Outraged mom gets offensive ad removed

On November 28, 2012, in Latest News, by The Somerville Times

MBTA bus shelters like this one must follow court ordered guidelines when it comes to the types of advertising they display. – Photo by Bobbie Toner

By Jim Clark

When Somerville resident Renée Scott spotted an over sized poster advertising the video game Assassin’s Creed III prominently displayed at an MBTA bus shelter in Union Square she was more than a bit taken aback by the graphic imagery utilized in the ad.

“It shows one armed soldier rearing up over another with a hatchet or an axe, about to bring it down on the guy on the ground,” Scott explained. The mother of three small children said that she felt the imagery was too violent for such a public placement. “It was so blatant,” Scott said. “I don’t consider myself a prudish person, and I feel like I’m pretty liberal about things. But it was such an awful image with this man about to split this other man’s skull in half.”

“I think that we have become kind of immune to that,” Scott explains. “I felt like if it was nudity that was up there it never would have made it. I feel that we are shocked by nudity but not shocked by violence.”

“I found it pretty shocking that it was allowed,” said Scott. “The game itself is rated ‘M’ for Mature.”

Scott had noticed the ads in many Somerville bus shelters from Union and Porter Squares, to Highland Ave. and elsewhere. She had talked it over with a friend who also has small children and they decided that someone should register a formal complaint to the MBTA.

“So I wrote them a letter. On their website they have a complaint form and I filled that out and explained that I felt that the ad was too graphic,” Scott said. “And I never heard back. I think it had been about nine days, so I contacted our state senator, Pat Jehlen, and she got back to me right away, I think it was less than 24 hours later, and she said, ‘I agree. It shouldn’t be up there.’”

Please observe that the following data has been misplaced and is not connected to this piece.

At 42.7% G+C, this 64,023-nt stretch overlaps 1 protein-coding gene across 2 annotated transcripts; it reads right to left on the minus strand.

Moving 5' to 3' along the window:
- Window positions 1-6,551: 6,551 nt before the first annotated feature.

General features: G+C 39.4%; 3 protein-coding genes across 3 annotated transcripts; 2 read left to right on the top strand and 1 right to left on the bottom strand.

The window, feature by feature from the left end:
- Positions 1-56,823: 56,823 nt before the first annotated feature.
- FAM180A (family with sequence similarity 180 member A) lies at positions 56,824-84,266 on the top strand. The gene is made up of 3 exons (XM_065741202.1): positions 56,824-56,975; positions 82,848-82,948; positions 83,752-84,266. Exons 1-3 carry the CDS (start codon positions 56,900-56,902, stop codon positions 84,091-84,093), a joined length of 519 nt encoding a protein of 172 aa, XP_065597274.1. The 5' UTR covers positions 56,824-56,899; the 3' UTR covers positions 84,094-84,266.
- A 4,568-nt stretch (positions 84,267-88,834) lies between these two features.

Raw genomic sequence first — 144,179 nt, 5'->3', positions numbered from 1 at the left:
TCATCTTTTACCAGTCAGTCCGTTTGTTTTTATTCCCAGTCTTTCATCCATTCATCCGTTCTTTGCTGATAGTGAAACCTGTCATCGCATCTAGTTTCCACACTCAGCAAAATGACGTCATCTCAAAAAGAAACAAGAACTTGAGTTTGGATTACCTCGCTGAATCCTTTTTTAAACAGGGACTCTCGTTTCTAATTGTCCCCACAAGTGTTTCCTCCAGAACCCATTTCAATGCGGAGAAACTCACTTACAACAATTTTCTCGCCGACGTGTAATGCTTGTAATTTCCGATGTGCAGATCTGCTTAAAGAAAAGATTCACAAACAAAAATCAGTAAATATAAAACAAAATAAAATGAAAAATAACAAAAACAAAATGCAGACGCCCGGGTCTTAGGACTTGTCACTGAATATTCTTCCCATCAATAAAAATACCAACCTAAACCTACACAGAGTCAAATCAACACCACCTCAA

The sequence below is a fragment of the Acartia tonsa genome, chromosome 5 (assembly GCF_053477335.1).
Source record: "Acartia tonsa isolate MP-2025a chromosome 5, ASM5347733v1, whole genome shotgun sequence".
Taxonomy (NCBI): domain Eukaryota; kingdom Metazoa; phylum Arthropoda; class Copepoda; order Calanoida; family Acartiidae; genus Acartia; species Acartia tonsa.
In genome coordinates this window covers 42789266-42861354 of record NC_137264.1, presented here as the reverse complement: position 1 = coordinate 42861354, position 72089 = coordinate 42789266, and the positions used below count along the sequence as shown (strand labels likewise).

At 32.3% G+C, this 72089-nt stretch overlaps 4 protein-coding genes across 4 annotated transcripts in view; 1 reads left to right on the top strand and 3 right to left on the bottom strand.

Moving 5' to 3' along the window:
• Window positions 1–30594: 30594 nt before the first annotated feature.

Jehlen contacted the MBTA about the matter and they informed her that they would take the ads down immediately. Scott said that around that same time another representative from the MBTA responded to her email and told her that they agreed with her complaint and that the ad would be removed from the bus shelters.

The violent imagery depicted in many video games is too over-the-top for some.

“I was very impressed with their reply,” said Scott. “I expected that I would never, ever hear from them.”

MBTA Director of Communications Joe Pesaturo praised Scott’s action saying, “We are greatly appreciative that Ms. Scott brought this matter to our attention. The ads in question did not comply with the MBTA’s court-approved guidelines. The guidelines prohibit ads for video games that are rated M. The contractor never should have posted the ads on the bus shelters. We are pleased to report that the contractor has removed all of the ads.”

Needless to say, Scott is pleased with the results of her efforts. “I was very pleasantly surprised that it was so easy,” she said. “Not one of those things that you work on for a couple of weeks then it peters out.”

Scott jokingly refers to her husband’s suggestion that she take on the NFL in getting them to reduce the violent imagery found in their ads. “I was like, ‘Oh, man.’”

For the time being, Scott is enjoying this one victory in the battle against excessive violent imagery in the media.



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